Yeah, So like after shooting Bo Bo and Camp getting
caught by the highway patrol, he gets let out on
forty thousand dollars bond, which he probably paid his bail
in cash from his pocket, and the town was like,
you've got to be kidding me, Like you let this
guy free. Okay, we will will hang in there. We're

just gonna ride this out. And almost immediately Ken McRoy
was like, how can I get my bond revoked? I know,
I'll go show up at the local tavern in Skidmore,
the DNG Tavern, and I'll bring a M one carbine
rifle with bayonet on me, and I'll talk about how
I'm going to use it to finish off Bo Bowen
Camp in front of everybody in the bar. And that's

exactly what he did. And there just happened to be
a couple of brave souls. One of them was Pete Ward,
I think it was he and his sons who went
and fo like confronted him about it and then went
and filed the complaint and said this guy needs his
bond revoked, And a bond hearing was set up ten
days from then, and that set up all of the

machinations that were now going to bring this story to
its climax? Is it time for ad break? Have we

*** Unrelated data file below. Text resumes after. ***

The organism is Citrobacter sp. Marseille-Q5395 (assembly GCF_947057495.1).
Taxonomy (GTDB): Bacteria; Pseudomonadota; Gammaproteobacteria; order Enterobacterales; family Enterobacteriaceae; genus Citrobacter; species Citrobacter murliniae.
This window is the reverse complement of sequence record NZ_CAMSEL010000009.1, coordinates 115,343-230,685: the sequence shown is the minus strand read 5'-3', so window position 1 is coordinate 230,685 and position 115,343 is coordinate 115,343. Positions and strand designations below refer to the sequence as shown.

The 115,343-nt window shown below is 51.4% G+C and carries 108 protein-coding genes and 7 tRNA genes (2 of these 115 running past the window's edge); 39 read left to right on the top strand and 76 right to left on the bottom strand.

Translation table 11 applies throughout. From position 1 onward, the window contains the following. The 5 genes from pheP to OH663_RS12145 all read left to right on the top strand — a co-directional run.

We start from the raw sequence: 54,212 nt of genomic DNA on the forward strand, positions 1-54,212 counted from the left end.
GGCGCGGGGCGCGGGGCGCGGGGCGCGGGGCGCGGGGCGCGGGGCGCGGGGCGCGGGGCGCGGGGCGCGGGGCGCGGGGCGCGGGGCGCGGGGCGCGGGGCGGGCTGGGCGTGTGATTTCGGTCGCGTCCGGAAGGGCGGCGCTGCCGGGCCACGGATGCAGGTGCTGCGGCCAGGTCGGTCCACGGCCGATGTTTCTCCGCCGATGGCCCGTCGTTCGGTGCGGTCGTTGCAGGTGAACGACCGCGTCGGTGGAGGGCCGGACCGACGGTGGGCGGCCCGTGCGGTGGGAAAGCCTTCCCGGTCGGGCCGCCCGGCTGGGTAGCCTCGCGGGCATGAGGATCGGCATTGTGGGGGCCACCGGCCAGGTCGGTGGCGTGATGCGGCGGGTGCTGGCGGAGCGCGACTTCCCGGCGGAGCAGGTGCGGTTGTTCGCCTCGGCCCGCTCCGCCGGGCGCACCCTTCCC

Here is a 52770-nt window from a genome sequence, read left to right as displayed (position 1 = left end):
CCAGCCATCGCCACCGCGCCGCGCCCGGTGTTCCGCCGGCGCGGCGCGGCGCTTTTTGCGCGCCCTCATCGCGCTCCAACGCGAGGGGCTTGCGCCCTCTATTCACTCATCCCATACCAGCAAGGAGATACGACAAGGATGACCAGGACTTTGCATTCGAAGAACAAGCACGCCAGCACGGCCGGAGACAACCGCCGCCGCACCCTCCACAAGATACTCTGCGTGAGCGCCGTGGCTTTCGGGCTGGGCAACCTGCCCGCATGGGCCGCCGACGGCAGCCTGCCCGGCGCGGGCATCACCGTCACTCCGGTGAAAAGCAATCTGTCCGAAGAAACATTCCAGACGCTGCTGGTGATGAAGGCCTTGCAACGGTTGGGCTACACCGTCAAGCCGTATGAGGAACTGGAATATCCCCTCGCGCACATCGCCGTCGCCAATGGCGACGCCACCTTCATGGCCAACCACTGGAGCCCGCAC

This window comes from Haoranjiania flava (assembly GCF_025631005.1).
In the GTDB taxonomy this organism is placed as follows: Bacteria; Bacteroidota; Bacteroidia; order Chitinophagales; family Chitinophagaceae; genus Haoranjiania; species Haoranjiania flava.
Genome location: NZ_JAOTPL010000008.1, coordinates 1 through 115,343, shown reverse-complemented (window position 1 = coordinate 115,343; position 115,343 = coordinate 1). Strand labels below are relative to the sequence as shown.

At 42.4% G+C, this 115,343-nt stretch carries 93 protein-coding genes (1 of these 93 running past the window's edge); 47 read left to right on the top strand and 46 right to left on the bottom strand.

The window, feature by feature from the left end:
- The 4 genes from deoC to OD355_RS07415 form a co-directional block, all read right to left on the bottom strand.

had a second one?

Speaker 1 (29:01):
I mean, if that's not a perfect setup for ad breakman,
we've never had one.

Speaker 2 (29:27):
So I said that Ken McElroy has basically just brandished
an arm. He's walking around town talking about he's going
to finish off the guy he's been now convicted of assaulting.
But he's out on bail, and Pete Ward and his
sons go file a complaint and a bond hearing to
see if his bond should be revoked is set up
for ten days, and those ten days pass, and on

the tenth day, the day of his bond hearing, a
group of farmers around town who have just had it
up to here with Ken McElroy come to the American
Legion Hall to basically go to court with Pete Ward
and Bobo and Camp and show solidarity but also show
that these guys are protected. You better not mess with them.

Speaker 1 (30:08):
Yeah. Absolutely. By most accounts, it was most of the
adults in the town were at this American Legion Hall meeting.
I think there were like a little over one hundred
adults maybe living there, and it seemed like eighty of
them were at this American Legion Hall meeting.

Speaker 2 (30:27):
Yeah, there was a lot of people there.

Speaker 1 (30:29):
So they find out there that McFadden had gotten that
hearing delayed, that bond hearing delayed for ten more days,
so instead of July tenth, it's going to be July twentieth.
They called the sheriff Danny EST's in that we talked about,
and he basically said, you know, there's nothing that we
can do about it. And this is where I think

that maybe I don't think he was friendly to McElroy.
I think he was just a law about biting sheriff
that was like, you know, what do you want to do,
like go kill this guy in the street, Like, we
can't do that. All we can do is keep tabs
on this guy and you know, stick together. It is
probably a good idea. So they said, that's a great idea.